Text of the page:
Post Partum Depression (PPD)
This is sometimes a sensitive issue to talk or write about and I don't think that I even understand it in it's entirety either. I think some mothers who go through it don't understand it very well either or are in denial and neglect to address it. It is said that if you don't know the purpose of a thing, you may just end up abusing that thing. I translate that in this instance to mean that if you don't understand the purpose of certain phases and stages in your life, or even acknowledge that that phase of your life existed or even happened, you may just end up misconstruing that whole stage of development in your life and miss the point. Which is in a sense an abuse of it's purpose, since that was not the intended 'use' of it. I believe the purpose of it for me was to show me how frail I was or my mind was at one of my most vulnerable times in life.
Let's come out of the deep for a little bit and back to the shallow. When I was on maternity with my first, I grew increasingly upset at the slightest of things that my husband would do. Whether it was that he left an uncovered empty baby bottle on the bed or left a broom in the passageway or washed when I told him not to or served my food in this bowl instead of that or just because he sleeps right through the night and I can't because my crazy thoughts keep me wide-eyed awake! Whatever it was he did or did not do, he was wrong for doing or not doing so in my mind. Plus on top of that, I didn't have the best first-time birthing experience and my mind was playing tricks on me with that as well telling me that the doctors messed up my insides somehow and probably left a gauze or scissors inside me and I would develop some form of underlying condition that would shorten my lifespan by at least 10 years...yeah. See why I had trouble sleeping at nights?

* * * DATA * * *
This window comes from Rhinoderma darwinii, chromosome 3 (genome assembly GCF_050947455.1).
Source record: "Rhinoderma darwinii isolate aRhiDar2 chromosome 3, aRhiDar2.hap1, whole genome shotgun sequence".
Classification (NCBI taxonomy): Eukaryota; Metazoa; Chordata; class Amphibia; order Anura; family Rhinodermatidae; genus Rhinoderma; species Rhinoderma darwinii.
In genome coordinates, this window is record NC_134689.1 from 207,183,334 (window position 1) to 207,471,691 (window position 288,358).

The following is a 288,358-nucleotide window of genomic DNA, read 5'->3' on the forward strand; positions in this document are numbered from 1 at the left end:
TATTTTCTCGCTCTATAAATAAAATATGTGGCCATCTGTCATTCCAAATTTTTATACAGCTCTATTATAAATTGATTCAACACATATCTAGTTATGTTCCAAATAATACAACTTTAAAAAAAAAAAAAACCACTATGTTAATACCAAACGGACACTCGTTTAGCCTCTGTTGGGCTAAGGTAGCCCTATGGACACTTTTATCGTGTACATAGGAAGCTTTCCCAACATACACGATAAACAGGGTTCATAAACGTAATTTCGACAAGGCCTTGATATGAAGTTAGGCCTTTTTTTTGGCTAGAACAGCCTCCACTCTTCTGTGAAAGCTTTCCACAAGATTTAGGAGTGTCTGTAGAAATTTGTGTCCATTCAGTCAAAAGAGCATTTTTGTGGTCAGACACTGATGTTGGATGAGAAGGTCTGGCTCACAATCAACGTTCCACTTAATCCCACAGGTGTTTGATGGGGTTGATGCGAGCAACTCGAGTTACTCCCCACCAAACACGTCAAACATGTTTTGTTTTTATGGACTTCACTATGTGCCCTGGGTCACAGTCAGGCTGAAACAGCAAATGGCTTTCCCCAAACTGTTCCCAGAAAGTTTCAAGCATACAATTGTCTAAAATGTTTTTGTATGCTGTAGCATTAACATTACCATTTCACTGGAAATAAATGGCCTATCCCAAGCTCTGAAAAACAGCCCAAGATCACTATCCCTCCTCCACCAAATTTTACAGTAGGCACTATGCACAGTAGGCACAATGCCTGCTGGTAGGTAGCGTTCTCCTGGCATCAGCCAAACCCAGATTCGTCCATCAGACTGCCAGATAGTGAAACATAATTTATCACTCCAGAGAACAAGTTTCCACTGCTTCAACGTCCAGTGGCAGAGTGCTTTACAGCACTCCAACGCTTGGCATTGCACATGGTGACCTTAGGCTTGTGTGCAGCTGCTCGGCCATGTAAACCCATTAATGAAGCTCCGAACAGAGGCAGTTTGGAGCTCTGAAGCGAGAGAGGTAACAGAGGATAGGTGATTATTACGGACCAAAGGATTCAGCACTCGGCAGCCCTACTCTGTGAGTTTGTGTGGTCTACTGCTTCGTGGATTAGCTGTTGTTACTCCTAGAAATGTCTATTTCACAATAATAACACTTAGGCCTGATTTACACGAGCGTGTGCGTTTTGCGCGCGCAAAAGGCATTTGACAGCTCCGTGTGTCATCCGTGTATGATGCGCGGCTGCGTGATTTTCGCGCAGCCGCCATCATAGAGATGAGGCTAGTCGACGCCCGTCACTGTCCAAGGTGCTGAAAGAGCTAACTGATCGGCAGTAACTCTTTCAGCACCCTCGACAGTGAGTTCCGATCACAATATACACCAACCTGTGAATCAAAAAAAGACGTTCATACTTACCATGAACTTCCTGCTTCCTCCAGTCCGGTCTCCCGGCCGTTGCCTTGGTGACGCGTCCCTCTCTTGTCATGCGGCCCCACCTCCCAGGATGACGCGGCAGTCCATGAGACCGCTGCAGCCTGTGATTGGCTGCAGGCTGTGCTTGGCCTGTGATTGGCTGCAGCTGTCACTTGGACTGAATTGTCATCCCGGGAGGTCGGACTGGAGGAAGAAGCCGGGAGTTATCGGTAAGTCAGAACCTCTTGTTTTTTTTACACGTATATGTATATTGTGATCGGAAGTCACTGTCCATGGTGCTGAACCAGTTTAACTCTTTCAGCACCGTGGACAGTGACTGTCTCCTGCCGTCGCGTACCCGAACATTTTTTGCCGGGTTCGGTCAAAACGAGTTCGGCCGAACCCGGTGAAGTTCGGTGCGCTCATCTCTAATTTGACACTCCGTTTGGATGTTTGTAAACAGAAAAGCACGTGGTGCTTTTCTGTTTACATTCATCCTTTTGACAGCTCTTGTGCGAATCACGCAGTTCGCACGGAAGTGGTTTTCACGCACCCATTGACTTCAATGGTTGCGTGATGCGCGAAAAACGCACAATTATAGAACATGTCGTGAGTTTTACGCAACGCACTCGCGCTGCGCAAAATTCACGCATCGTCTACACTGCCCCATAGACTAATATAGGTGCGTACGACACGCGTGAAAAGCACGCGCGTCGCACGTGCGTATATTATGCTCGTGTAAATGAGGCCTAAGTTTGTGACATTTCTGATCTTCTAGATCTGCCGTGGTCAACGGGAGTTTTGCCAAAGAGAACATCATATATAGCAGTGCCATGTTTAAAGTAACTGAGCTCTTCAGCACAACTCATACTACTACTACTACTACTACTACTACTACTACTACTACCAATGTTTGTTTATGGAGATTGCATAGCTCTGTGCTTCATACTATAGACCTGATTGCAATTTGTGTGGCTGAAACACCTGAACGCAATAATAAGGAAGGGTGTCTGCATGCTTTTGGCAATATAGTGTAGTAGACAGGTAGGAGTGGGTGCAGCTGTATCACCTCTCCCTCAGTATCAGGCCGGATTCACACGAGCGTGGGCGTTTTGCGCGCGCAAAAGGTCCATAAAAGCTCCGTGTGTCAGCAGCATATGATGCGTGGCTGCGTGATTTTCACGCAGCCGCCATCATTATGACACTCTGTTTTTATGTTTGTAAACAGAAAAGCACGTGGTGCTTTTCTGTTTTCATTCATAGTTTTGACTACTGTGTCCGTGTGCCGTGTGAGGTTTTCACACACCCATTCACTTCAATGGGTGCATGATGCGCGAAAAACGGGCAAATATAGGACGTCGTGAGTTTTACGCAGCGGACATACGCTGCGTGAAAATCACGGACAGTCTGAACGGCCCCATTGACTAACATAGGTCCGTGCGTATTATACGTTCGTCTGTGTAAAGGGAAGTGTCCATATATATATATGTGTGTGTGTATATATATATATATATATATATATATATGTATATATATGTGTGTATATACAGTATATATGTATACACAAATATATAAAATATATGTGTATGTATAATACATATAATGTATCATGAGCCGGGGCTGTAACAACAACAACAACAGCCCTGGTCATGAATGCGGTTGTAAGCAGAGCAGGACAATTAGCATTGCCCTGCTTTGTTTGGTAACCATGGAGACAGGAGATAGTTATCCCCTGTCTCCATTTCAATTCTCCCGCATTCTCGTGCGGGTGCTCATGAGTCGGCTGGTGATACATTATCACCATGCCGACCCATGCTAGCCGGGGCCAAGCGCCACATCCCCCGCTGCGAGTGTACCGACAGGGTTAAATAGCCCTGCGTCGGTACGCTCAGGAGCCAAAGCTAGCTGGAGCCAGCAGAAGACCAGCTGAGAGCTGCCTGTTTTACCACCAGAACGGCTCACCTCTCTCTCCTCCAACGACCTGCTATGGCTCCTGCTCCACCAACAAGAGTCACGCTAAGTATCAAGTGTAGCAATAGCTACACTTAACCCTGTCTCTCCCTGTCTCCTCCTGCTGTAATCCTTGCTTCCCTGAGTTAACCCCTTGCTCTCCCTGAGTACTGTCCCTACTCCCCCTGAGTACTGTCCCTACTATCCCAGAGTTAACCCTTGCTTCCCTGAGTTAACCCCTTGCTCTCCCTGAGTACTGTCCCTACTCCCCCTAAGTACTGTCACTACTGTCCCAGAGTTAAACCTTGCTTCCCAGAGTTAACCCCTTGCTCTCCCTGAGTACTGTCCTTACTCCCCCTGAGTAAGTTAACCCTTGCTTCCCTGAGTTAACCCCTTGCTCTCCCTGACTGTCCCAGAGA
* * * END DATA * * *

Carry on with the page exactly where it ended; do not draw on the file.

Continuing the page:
The point is first that the mind is a very powerful force field as I'm sure we've heard numerous times and with direction, guidance and power steering, it can take you places, both good and bad. The second point is that post-partum depression can come in various forms, shapes and sizes. It's a bit like the effect of alcohol and how it can bring out different qualities in 100 different individuals. The third point to note is that you are not alone in your struggle which may or may not be a source of comfort for you depending on how you look at it. The fear for me was in sharing my experience and not being understood. That is still a fear for me in many other regards. The way I see it now is that I could possibly save lives with words. So this is the reason I write. In a sense, it sometimes feels like how Anna Nalick puts it in her song "Breathe":
2 AM and I'm still awake, writing a song
If I get it all down on paper, it's no longer inside of me,
Threatening the life it belongs to
So if I write it all out then it no longer poses a threat to the life it belongs to. I love that.
There are so many other firsts that I could write about but I'd rather hear more from you so please share some of your firsts in the Comments section below for the benefit of other first-time moms. I'd love to hear your first welcome signs to this wonderful world of motherhood!